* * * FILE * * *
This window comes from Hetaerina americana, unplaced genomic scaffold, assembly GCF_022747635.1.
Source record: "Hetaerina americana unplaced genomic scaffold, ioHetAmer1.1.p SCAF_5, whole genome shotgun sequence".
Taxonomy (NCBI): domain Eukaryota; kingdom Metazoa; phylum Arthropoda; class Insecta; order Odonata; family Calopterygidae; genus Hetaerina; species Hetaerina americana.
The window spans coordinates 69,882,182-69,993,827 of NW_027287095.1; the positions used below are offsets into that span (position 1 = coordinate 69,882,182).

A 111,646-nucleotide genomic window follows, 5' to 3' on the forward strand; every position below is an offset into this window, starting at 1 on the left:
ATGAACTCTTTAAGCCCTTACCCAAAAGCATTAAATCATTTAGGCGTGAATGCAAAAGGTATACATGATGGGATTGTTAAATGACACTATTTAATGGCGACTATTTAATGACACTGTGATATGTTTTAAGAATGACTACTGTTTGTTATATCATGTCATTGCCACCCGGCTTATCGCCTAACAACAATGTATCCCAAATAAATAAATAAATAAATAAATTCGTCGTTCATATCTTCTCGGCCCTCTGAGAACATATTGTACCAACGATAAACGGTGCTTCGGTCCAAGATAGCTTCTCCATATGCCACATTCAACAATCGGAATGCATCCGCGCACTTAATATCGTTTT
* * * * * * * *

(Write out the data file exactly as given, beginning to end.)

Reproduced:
This window comes from Hetaerina americana, unplaced genomic scaffold, assembly GCF_022747635.1.
Source record: "Hetaerina americana unplaced genomic scaffold, ioHetAmer1.1.p SCAF_5, whole genome shotgun sequence".
Taxonomy (NCBI): domain Eukaryota; kingdom Metazoa; phylum Arthropoda; class Insecta; order Odonata; family Calopterygidae; genus Hetaerina; species Hetaerina americana.
The window spans coordinates 69,882,182-69,993,827 of NW_027287095.1; the positions used below are offsets into that span (position 1 = coordinate 69,882,182).

A 111,646-nucleotide genomic window follows, 5' to 3' on the forward strand; every position below is an offset into this window, starting at 1 on the left:
ATGAACTCTTTAAGCCCTTACCCAAAAGCATTAAATCATTTAGGCGTGAATGCAAAAGGTATACATGATGGGATTGTTAAATGACACTATTTAATGGCGACTATTTAATGACACTGTGATATGTTTTAAGAATGACTACTGTTTGTTATATCATGTCATTGCCACCCGGCTTATCGCCTAACAACAATGTATCCCAAATAAATAAATAAATAAATAAATTCGTCGTTCATATCTTCTCGGCCCTCTGAGAACATATTGTACCAACGATAAACGGTGCTTCGGTCCAAGATAGCTTCTCCATATGCCACATTCAACAATCGGAATGCATCCGCGCACTTAATATCGTTTT